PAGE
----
Jeremy Grantham is Chairman of the Board of Grantham Mayo Van Otterloo (GMO), a Boston-based asset management firm. GMO is one of the largest managers of such funds in the world. Grantham is regarded as a highly knowledgeable investor in various stock, bond, and commodity markets, and is particularly noted for his prediction of various bubbles.

Grantham’s Everything You Need to Know About Global Warming in 5 Minutes appeared in GMO’s Quarterly Letter, published July 2010.

Everything You Need to Know About Global Warming in 5 Minutes

  1. The amount of carbon dioxide (CO2) in the atmosphere, after at least several hundred thousand years of remaining within a constant range, started to rise with the advent of the Industrial Revolution. It has increased by almost 40% and is rising each year. This is certain and straightforward.
  2. One of the properties of CO2 is that it creates a greenhouse effect and, all other things being equal, an increase in its concentration in the atmosphere causes the Earth’s temperature to rise. This is just physics. (The amount of other greenhouse gases in the atmosphere, such as methane, has also risen steeply since industrialization, which has added to the impact of higher CO2 levels.)
  3. Several other factors, like changes in solar output, have major influences on climate over millennia, but these effects have been observed and measured. They alone cannot explain the rise in the global temperature over the past 50 years.
  4. The uncertainties arise when it comes to the interaction between greenhouse gases and other factors in the complicated climate system. It is impossible to be sure exactly how quickly or how much the temperature will rise. But, the past can be measured. The temperature has indeed steadily risen over the past century while greenhouse gas levels have increased. But the forecasts still range very widely for what will happen in the future, ranging from a small but still potentially harmful rise of 1 to 2 degrees Fahrenheit to a potentially disastrous level of +6 to +10 degrees Fahrenheit within this century. A warmer atmosphere melts glaciers and ice sheets, and causes global sea levels to rise. A warmer atmosphere also contains more energy and holds more water, changing the global occurrences of storms, floods, and other extreme weather events.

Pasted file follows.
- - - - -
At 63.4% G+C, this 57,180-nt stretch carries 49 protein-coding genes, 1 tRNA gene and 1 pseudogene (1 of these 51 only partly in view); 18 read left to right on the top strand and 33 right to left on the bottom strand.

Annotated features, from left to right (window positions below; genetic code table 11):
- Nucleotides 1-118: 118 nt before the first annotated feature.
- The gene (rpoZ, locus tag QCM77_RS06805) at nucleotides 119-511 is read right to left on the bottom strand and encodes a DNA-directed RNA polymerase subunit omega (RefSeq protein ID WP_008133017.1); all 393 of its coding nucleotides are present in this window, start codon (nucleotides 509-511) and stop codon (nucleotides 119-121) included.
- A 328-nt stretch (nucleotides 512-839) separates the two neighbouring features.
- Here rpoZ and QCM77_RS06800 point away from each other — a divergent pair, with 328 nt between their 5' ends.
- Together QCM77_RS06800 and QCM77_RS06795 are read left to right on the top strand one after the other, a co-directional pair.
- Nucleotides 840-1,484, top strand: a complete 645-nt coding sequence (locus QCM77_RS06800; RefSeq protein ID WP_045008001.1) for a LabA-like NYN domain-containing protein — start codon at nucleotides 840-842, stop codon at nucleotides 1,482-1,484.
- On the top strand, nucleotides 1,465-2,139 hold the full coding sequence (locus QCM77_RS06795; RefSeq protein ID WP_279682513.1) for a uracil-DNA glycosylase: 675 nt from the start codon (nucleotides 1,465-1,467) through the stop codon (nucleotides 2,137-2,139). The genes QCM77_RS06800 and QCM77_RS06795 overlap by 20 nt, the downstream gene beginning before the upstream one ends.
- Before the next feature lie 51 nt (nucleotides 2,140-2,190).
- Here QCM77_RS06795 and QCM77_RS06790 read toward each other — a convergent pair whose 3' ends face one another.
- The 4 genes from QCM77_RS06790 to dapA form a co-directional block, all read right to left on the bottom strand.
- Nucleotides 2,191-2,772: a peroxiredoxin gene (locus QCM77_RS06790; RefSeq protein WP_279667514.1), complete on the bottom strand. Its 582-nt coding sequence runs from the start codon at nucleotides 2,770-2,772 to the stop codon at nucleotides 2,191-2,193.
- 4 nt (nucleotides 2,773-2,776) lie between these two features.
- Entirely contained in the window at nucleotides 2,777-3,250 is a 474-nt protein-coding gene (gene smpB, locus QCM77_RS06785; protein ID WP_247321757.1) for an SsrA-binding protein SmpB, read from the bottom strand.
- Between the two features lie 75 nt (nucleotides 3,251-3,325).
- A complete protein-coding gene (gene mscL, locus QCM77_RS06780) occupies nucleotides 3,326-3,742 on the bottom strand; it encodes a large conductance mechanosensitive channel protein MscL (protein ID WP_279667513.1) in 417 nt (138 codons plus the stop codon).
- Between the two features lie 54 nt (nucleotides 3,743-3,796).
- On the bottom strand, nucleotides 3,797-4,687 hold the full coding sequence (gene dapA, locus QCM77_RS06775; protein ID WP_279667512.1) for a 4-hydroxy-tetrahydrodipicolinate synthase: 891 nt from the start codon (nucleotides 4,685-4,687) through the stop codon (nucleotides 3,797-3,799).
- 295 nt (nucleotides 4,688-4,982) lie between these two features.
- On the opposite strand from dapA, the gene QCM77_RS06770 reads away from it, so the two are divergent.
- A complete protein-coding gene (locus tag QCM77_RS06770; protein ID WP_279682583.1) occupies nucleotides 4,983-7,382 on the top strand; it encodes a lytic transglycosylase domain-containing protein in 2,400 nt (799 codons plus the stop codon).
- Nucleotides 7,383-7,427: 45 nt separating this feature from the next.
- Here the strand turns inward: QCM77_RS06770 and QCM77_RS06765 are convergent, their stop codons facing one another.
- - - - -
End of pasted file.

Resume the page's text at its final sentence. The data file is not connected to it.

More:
5. Skeptics argue that this wide range of uncertainty about future temperature changes lowers the need to act: “Why spend money when you’re not certain?” But since the penalties can rise at an accelerating rate at the tail, a wider range implies a greater risk (and a greater expected value of the costs.) This is logically and mathematically rigorous and yet is still argued.
  6. Pascal asks the question: What is the expected value of a very small chance of an infinite loss? And, he answers, “Infinite.” In this example, what is the cost of lowering CO2 output and having the long-term effect of increasing CO2 turn out to be nominal? The cost appears to be equal to foregoing, once in your life, six months’ to one year’s global growth – 2% to 4% or less. The benefits, even with no warming, include: energy independence from the Middle East; more jobs, since wind and solar power and increased efficiency are more labor-intensive than another coal-fired power plant; less pollution of streams and air; and an early leadership role for the U.S. in industries that will inevitably become important. Conversely, what are the costs of not acting on prevention when the results turn out to be serious: costs that may dwarf those for prevention; and probable political destabilization from droughts, famine, mass migrations, and even war. And, to Pascal’s real point, what might be the cost at the very extreme end of the distribution: definitely life changing, possibly life threatening.
  7. The biggest cost of all from global warming is likely to be the accumulated loss of biodiversity. This features nowhere in economic cost-benefit analysis because, not surprisingly, it is hard to put a price on that which is priceless.